Yao Ming and the Fight Against Shark Fin Soup

Categories: News

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Will Yao Ming's star power be enough to save an endangered species?
As beloved as Yao Ming is to Houstonians, it's no match for the affection held for him in China. And the former Rockets basketball player is hoping that his high profile in his native country will encourage his fellow countrymen to stop consuming shark fin soup.

At a press conference earlier this week in Shanghai, Ming joined billionaire Richard Branson in an appeal to the Chinese, whose appetite for the delicacy has exploded in the last ten years -- conspicuous consumption at its most literal.

The soup, once seen as a powerful symbol of wealth and prestige, normally costs $100 a bowl. But with more sharks being slaughtered to feed Chinese demand, the soup has become "commonplace," according to CNN, thereby defeating the purpose of eating it.

But what's troubling about the rise in shark fin soup's popularity is the impact the demand is having upon an already fragile and endangered population. Tiger sharks, bull sharks, dusky sharks and many other species have been reduced to a mere 5 percent of their numbers since the 1970s, as 95 percent of these populations have been slaughtered. In the South China Sea alone, 83 percent of the shark population has been destroyed.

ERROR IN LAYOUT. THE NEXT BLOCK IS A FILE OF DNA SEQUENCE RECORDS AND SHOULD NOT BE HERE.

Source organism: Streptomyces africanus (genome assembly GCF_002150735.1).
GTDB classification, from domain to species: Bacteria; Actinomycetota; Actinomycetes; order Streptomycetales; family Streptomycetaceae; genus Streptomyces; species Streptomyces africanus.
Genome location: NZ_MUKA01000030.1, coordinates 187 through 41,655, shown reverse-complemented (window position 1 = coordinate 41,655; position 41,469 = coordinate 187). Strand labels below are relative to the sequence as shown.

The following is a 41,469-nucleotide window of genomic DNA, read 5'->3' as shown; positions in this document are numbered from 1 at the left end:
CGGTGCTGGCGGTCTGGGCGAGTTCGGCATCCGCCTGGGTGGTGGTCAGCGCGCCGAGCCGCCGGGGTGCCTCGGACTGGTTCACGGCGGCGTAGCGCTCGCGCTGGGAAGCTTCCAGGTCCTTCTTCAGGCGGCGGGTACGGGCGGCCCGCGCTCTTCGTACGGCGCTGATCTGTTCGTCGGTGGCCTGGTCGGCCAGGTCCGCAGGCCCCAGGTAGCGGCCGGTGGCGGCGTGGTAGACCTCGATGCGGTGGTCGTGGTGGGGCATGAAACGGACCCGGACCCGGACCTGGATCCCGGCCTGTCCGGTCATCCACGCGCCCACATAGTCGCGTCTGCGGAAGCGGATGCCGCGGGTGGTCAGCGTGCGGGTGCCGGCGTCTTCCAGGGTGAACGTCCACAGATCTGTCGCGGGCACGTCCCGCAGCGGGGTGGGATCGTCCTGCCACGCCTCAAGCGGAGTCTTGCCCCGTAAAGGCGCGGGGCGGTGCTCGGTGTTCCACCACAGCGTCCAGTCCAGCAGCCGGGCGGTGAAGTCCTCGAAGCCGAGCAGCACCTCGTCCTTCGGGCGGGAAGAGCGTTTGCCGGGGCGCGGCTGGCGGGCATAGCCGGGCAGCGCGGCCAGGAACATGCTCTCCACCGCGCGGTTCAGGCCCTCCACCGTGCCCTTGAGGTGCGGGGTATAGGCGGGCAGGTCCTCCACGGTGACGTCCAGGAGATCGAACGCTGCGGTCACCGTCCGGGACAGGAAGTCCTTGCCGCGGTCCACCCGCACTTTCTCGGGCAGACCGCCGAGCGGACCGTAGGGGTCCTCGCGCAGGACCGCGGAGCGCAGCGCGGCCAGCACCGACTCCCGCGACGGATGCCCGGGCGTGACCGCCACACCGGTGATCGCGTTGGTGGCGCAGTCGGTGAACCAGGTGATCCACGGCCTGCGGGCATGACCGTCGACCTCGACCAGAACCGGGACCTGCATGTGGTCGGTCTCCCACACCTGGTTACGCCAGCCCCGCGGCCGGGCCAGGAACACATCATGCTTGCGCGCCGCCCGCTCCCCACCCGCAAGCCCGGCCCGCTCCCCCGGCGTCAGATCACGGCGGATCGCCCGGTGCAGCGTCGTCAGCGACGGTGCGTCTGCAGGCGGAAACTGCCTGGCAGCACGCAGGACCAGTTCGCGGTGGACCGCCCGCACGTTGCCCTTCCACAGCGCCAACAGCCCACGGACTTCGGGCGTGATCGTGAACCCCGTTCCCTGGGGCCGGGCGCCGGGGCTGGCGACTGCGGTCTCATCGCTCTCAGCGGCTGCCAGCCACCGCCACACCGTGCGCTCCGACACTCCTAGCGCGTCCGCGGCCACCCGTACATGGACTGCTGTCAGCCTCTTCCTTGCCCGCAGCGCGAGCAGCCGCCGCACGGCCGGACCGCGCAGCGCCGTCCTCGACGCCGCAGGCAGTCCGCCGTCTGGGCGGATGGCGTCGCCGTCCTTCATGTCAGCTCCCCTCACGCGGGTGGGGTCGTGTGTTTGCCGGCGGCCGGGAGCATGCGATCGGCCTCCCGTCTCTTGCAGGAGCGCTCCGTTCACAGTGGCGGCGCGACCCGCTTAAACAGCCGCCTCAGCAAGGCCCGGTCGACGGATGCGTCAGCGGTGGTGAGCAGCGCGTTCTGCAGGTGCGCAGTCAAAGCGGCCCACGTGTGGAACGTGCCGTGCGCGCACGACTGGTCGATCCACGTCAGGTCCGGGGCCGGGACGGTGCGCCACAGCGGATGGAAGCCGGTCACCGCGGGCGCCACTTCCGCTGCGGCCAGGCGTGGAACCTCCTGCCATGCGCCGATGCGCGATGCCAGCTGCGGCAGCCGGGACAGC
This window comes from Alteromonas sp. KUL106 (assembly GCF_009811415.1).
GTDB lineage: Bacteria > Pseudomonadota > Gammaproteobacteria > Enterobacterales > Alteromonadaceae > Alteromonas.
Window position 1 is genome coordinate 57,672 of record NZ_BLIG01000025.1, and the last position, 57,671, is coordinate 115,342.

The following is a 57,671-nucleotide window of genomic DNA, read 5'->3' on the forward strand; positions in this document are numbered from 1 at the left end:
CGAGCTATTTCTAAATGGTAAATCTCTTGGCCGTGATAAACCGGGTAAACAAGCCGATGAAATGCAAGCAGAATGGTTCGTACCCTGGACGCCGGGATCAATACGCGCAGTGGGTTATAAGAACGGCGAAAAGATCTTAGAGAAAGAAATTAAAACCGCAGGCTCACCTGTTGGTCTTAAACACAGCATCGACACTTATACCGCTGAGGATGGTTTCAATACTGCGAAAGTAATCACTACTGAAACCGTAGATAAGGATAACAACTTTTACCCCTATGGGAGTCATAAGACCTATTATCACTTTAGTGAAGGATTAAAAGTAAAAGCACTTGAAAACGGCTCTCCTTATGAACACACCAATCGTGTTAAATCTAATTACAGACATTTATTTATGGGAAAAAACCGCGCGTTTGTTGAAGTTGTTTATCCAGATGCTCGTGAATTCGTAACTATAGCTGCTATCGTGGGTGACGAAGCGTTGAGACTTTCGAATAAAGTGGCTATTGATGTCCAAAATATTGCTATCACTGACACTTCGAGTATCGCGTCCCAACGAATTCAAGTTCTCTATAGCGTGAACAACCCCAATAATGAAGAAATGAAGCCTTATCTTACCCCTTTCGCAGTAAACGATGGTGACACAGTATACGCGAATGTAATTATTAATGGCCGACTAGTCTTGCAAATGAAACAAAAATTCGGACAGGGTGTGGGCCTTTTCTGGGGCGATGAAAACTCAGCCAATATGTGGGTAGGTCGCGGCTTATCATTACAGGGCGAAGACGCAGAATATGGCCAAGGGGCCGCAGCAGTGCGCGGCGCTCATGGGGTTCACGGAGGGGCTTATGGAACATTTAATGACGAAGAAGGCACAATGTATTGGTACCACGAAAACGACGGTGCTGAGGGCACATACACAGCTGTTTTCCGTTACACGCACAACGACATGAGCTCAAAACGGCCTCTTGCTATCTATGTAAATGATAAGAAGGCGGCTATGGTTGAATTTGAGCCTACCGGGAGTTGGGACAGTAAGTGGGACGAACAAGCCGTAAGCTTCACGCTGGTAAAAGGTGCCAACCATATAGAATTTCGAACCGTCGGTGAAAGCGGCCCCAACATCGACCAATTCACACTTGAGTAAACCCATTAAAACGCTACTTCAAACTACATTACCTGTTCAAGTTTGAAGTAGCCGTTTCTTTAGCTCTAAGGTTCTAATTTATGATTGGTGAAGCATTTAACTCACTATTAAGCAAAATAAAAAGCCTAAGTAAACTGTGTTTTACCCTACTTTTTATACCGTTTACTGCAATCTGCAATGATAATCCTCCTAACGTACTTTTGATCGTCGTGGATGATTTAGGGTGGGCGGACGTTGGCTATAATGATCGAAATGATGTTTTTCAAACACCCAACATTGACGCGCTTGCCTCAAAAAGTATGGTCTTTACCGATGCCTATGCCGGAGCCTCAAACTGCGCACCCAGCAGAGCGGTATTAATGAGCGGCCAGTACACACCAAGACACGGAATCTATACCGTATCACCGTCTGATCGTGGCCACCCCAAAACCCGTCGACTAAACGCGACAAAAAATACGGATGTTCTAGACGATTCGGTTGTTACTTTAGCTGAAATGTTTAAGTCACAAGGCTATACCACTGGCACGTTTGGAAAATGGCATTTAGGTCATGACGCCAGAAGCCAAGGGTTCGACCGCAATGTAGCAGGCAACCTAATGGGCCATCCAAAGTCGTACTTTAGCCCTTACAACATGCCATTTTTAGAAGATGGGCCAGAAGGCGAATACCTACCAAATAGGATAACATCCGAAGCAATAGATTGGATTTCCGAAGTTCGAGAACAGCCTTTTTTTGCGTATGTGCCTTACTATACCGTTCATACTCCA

At highest risk is the hammerhead shark, which is considered "globally endangered," because of the high demand for its fin. Over 70 million sharks were slaughtered last year alone, their fins cut off and then thrown back into the water to die. Without its fin, the shark can't swim, and sinks to the bottom of the ocean where it suffers a prolonged, painful death from bleeding and suffocation.

Younger generations of Chinese join the fight against shark fin soup through video PSAs such as this one.

Ming has long fought prevailing Chinese tradition and urged his countrymen to consider how their appetite is destroying far more than just shark populations. His work has led to shark fin soup being banned in places like Hawaii, but his pleas seem to have fallen on deaf ears in China. Wrote the New York Times in 2005: "The Shark's Fin Association -- a group based in Hong Kong intent on blending flavorless shark fin with meat, greens and even herbal medicine -- said in effect that Mr. Yao should stick to basketball."

The prevailing sentiment in China -- as expressed in a recent article from the Jakarta Globe -- is that sharks are dangerous creatures, and killing them (inhumanely or not) is doing the world a service. "We human beings have to control the number of sharks as they are dangerous," one shop owner was quoted as saying in the paper. Another added: "Western people may not understand what shark's fin means to Chinese culture. People shouldn't criticize other people because they eat something Western people don't eat."

Both of these statements are far, far beside the point, however.

People shouldn't object to shark fin soup just because it kills sharks: It kills entire ecosystems.

This anti-shark fin video is not for the faint of heart.